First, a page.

An indictment charging Queens Democrat Hiram Monserrate with mail fraud and conspiracy alleges that he raided City Council discretionary funds intended for nonprofits.
The money was "meant as a resource for communities, not a piggy bank for politicians," U.S. Attorney Preet Bharara said at a news conference announcing the results of a joint investigation with the city Department of Investigation.
Monserrate pleaded not guilty in federal court in Manhattan and was to be released on a $500,000 bond. After the arraignment, defense attorney Joseph Tacopina said his client would "vigorously fight the charges."
The corruption case stems from when Monserrate was a member of the City Council. In 2006, he directed $300,000 to a group in his Queens district, the Latino Initiative for Better Resources and Empowerment, or LIBRE.
In reality, LIBRE was an "alter ego for Masserate's own political operation," Bharara said.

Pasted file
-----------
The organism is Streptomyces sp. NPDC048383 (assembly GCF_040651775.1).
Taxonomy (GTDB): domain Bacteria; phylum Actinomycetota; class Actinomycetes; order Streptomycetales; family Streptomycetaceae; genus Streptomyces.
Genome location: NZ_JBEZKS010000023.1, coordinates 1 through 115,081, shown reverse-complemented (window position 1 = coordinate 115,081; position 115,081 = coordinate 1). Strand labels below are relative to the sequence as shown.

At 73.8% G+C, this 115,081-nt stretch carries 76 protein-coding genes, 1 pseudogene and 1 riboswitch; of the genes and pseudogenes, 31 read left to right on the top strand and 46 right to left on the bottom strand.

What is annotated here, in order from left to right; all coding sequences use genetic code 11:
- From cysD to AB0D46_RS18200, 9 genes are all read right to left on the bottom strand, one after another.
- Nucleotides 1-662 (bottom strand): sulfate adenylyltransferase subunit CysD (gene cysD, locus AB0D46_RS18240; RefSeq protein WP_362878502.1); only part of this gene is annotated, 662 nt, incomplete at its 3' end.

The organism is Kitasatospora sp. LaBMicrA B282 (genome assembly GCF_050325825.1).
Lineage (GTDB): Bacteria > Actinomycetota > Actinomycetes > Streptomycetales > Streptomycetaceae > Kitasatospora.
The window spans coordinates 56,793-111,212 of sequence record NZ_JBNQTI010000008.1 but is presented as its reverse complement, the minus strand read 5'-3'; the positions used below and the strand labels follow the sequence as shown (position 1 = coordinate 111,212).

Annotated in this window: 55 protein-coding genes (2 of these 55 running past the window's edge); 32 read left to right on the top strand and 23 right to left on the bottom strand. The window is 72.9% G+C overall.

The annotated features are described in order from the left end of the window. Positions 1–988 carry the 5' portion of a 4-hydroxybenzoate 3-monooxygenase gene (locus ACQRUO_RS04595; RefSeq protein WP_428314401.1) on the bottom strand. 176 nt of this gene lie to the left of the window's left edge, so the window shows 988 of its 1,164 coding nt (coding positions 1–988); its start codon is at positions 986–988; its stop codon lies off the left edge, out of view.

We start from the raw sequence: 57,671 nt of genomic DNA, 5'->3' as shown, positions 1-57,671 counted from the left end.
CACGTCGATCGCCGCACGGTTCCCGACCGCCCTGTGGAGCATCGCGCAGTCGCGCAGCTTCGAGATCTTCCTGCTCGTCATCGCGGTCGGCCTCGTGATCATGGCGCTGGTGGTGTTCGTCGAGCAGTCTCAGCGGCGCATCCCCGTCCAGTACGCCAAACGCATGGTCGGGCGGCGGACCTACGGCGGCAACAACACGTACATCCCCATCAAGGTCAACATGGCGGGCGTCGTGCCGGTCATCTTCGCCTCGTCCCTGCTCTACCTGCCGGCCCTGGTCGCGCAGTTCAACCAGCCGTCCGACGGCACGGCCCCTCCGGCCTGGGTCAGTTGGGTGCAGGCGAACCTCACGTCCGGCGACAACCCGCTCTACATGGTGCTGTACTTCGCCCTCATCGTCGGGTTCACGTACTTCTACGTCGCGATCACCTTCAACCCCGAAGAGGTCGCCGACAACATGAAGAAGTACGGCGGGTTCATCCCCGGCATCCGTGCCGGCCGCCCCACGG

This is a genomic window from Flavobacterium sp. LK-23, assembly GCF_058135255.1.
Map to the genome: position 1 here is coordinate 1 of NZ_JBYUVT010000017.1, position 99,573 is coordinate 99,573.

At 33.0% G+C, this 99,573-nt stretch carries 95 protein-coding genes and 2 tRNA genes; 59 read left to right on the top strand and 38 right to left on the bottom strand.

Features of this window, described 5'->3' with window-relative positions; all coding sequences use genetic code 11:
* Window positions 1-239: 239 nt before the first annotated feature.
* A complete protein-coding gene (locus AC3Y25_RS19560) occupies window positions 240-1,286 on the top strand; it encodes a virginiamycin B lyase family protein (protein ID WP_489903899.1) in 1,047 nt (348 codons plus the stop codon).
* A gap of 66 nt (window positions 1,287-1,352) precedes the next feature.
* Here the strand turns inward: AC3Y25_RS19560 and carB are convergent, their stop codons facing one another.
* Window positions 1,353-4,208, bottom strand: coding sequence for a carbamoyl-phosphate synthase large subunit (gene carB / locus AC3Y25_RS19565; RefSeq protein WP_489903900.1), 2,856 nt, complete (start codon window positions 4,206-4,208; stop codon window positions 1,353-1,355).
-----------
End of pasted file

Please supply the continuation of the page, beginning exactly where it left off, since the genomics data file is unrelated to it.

The indictment alleges that more than $100,000 was secretly funneled to Monserrate's failed Senate primary race. It says LIBRE spent $30,000 on a petition drive and $31,000 to register voters for the councilman.
The group paid another $48,000 in salary to employees "for doing pretty much nothing else except working on the campaign," Bharara said.
The former executive director of LIBRE pleaded guilty Monday to mail fraud and is cooperating with the investigation, authorities said.
Monserrate, a former New York Police Department officer who was elected to the state Senate in 2008, was convicted of reckless assault, a misdemeanor, and was sentenced to three years on probation for dragging his bleeding girlfriend through a hallway in his apartment building.
He was acquitted of intentionally smashing her face with a glass. The wound near her eye required about 40 stitches. Both said it was accidental. They said surveillance footage of Monserrate dragging her actually showed him trying to get her to a hospital.
Monserrate was ousted from the Senate in February on a 53-8 vote, about two months after his sentencing.
Last year, he and fellow Democrat Pedro Espada Jr. ignited a coup in the chamber by joining a Republican-dominated coalition that overthrew the majority. The deadlock lasted a month before it was resolved.